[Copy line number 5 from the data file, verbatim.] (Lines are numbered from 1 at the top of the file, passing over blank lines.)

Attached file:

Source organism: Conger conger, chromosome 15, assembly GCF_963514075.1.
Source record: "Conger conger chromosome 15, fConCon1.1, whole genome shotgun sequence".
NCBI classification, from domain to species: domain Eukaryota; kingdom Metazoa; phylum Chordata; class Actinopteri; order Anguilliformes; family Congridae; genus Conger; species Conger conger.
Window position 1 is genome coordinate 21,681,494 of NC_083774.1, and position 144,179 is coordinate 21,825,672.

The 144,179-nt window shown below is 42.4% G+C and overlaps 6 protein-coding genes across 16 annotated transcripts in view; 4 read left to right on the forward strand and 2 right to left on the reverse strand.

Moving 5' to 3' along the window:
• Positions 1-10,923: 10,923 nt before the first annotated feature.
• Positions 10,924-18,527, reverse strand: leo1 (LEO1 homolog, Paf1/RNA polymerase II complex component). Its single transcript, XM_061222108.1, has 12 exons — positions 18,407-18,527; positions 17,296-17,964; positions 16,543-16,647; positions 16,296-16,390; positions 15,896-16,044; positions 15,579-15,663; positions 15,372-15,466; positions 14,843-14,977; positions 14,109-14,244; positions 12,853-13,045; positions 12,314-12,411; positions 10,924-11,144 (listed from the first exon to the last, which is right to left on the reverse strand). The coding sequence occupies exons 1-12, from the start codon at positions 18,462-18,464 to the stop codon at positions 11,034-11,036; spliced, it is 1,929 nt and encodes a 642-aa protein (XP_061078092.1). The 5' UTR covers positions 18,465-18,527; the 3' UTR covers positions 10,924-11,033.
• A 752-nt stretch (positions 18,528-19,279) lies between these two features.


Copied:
The 144,179-nt window shown below is 42.4% G+C and overlaps 6 protein-coding genes across 16 annotated transcripts in view; 4 read left to right on the forward strand and 2 right to left on the reverse strand.